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Wednesday, 24 May, 2000, 12:59 GMT 13:59 UK
Analysis: Death knell for Mid-East peace?
Hezbollah flag
Hoisting Hezbollah's flag: What regional repercussions?
By Middle East analyst Roger Hardy

Israel's hasty withdrawal from Lebanon has come at a moment when the Arab-Israeli peace process is already in severe difficulty.

There can be little doubt that Ehud Barak, the Israeli prime minister, would have preferred to withdraw from southern Lebanon in the context of a peace agreement with Lebanon's real master, Syria.


Barak
Ehud Barak: The withdrawal is a dangerous gamble
There would then have been a much better chance of a gradual and orderly pullback. And progress in Lebanon could have served as the prelude to an Israeli withdrawal from the Golan heights - the territory Syria wants back as the price of peace.

Mr Barak and US President Bill Clinton seem to have pinned their hopes on the Geneva summit in March.

Most analysts shared their expectation that the summit would lead to the resumption of the Israeli-Syrian peace talks broken off in January.



Mr Barak felt he had to go ahead - despite the misgivings of his generals

But these hopes were dashed, leaving the Americans fuming over Syrian stubbornness - and Mr Barak without the option of a negotiated withdrawal from Lebanon.

A withdrawal was always going to be risky. Now it was a dangerous gamble.

But having promised the Israeli voters last year that he would bring the troops home from Lebanon, Mr Barak felt he had to go ahead - despite the misgivings of his generals.

A new Arab mood

As Israelis worry over whether their northern settlements still face a military threat, Arab leaders have other concerns.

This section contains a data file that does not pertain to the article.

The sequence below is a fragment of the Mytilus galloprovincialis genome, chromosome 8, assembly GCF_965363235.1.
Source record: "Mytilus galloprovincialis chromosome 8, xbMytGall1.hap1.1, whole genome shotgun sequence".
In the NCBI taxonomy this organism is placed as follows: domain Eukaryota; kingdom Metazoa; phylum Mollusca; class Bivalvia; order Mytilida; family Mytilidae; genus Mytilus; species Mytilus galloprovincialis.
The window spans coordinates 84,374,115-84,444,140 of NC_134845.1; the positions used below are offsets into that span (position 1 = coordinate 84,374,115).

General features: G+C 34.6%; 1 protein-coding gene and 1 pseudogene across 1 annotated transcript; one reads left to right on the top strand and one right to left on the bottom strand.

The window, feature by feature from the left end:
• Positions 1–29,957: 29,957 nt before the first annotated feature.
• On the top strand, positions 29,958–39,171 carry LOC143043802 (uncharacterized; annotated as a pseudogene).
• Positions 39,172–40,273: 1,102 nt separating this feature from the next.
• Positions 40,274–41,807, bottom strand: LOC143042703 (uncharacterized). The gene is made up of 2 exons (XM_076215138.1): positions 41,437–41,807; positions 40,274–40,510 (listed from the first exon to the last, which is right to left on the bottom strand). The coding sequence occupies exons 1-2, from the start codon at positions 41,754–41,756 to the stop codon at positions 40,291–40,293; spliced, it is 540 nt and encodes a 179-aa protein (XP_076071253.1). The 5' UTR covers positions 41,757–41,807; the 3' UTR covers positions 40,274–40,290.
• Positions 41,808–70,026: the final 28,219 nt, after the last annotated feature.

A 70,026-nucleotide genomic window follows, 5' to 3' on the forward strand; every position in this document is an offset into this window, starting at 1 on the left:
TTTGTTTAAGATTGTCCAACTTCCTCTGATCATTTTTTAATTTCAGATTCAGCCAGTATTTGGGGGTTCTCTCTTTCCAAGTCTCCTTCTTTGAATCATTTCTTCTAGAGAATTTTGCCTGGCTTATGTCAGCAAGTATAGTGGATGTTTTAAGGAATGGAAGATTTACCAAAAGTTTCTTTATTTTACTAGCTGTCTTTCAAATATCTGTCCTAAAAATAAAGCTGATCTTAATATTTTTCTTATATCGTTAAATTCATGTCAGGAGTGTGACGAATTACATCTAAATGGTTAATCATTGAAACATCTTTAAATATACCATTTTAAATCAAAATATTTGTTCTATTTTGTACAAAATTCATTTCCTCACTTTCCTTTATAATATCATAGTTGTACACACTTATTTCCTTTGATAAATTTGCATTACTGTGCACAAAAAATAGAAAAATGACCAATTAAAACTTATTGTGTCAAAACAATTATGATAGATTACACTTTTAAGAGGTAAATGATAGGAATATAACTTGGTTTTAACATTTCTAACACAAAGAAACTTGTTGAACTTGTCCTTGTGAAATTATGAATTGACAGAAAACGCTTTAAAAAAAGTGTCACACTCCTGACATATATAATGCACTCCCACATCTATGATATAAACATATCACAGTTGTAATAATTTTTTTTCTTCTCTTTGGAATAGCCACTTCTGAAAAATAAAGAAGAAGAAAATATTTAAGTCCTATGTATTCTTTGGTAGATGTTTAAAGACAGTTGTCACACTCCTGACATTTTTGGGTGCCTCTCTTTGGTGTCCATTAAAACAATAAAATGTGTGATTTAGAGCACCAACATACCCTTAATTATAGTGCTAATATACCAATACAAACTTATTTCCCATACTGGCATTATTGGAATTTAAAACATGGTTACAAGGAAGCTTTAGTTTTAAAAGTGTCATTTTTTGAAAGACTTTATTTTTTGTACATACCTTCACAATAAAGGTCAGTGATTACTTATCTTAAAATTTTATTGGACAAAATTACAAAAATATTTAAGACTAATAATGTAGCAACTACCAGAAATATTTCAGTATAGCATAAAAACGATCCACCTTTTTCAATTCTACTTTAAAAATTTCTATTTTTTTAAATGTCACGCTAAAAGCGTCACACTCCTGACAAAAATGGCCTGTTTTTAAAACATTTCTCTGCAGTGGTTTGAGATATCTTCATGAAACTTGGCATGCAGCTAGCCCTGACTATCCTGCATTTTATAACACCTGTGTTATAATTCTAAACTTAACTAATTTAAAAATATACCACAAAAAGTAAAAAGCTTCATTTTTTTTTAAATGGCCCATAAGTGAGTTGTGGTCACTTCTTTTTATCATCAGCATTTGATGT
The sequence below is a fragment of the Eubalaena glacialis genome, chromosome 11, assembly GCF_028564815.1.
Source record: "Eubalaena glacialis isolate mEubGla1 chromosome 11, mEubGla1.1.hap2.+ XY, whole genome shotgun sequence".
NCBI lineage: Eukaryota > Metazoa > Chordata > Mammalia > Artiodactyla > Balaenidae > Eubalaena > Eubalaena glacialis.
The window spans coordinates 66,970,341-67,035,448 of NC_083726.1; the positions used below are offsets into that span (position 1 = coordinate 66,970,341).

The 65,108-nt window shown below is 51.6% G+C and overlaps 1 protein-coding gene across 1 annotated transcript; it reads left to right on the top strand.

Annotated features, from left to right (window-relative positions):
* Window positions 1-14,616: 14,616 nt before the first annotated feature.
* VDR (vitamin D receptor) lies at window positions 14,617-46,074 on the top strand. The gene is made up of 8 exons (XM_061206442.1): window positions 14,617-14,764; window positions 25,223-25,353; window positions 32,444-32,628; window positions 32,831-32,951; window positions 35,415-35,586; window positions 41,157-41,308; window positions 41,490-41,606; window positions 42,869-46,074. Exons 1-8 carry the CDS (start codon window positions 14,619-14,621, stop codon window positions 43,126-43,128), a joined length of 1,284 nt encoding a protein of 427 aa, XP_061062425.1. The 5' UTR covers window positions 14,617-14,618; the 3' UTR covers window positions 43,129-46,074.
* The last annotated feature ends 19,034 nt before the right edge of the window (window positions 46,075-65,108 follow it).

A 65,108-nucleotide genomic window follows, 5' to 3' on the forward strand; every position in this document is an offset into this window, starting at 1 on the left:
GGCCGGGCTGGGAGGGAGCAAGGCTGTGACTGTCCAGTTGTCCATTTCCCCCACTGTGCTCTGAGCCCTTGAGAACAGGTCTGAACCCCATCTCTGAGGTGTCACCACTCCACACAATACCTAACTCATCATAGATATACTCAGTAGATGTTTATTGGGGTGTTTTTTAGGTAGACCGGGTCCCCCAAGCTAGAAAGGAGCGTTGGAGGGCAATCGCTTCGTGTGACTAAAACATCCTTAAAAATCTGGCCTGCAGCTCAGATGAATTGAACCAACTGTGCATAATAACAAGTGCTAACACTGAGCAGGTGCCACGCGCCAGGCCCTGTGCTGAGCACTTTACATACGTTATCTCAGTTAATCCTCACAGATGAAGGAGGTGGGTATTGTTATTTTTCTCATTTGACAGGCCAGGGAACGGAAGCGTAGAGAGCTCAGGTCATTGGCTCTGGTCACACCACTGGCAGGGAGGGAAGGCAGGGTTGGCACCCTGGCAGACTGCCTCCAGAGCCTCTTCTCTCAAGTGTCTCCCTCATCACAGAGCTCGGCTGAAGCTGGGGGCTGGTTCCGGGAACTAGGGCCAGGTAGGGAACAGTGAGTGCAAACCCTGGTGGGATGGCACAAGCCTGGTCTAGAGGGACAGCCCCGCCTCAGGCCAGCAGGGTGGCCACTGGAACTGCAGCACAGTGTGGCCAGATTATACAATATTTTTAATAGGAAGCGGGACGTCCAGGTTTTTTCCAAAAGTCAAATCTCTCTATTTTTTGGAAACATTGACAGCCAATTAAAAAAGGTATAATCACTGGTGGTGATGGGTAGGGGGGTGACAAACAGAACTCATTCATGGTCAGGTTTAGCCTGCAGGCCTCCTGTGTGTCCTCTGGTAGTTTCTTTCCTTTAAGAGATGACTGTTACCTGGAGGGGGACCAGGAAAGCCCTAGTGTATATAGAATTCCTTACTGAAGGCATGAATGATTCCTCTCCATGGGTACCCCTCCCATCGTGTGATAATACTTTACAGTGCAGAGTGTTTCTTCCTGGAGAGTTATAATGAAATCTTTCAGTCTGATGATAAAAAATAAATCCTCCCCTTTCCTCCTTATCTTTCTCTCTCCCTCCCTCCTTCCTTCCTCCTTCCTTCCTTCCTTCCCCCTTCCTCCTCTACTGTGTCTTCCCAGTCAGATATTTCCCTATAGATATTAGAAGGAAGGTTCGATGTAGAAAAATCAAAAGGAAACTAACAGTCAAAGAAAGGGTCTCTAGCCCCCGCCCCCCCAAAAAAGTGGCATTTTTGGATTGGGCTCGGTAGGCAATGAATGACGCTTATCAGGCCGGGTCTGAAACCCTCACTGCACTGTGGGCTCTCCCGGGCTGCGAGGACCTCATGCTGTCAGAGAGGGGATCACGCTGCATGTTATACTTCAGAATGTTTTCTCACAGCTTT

Hezbollah jubilation
Hezbollah jubilation: Arabs will see them as military victors
They are uncomfortably aware of the triumphalist mood among many of their people.

Arabs are applauding what they regard as the military victory of Hezbollah, the Lebanese guerrilla group which has mercilessly harried the Israelis from its bases in south Lebanon.

The new mood is scarcely conducive to peacemaking.

Yasser Arafat, the Palestinian leader, must be particularly conscious that such a mood makes it even harder for him to make significant concessions to Israel.

The current peace talks, designed to produce an Israeli-Palestinian peace agreement by September, are already proving extremely difficult.

If Mr Arafat were to give in to Israeli demands on such sensitive issues as Jerusalem and the fate of Palestinian refugees, his weakness would be compared unfavourably with Hezbollah's unwavering commitment to armed struggle.

In the short term, the main uncertainty is whether Israel's retreat will trigger fresh conflict - whether in Lebanon or in the West Bank.

Renewed violence would damage, perhaps even kill off, a fragile peace process.

The Syrian enigma

A key factor will be how Syria responds to Mr Barak's very public challenge.


Lebanon celebrations
The celebrations in Lebanon will affect the Arab mood across the region
The Israeli prime minister has deprived Syria of his Lebanese bargaining chip, in an obvious attempt to marginalise Syria's regional influence.

Even if the situation on the Israeli-Lebanese border remains reasonably calm - which would be some sort of miracle - the immediate prospects for the peace process are not bright.

Bill Clinton wants to leave office as the man who brought peace to the Middle East. If he and his tireless mediator Dennis Ross can somehow rescue the peace process, it will be a remarkable feat of US diplomacy.

If he cannot, he runs the risk that he will bequeath a troubled and troublesome Middle East to his successor in the White House.

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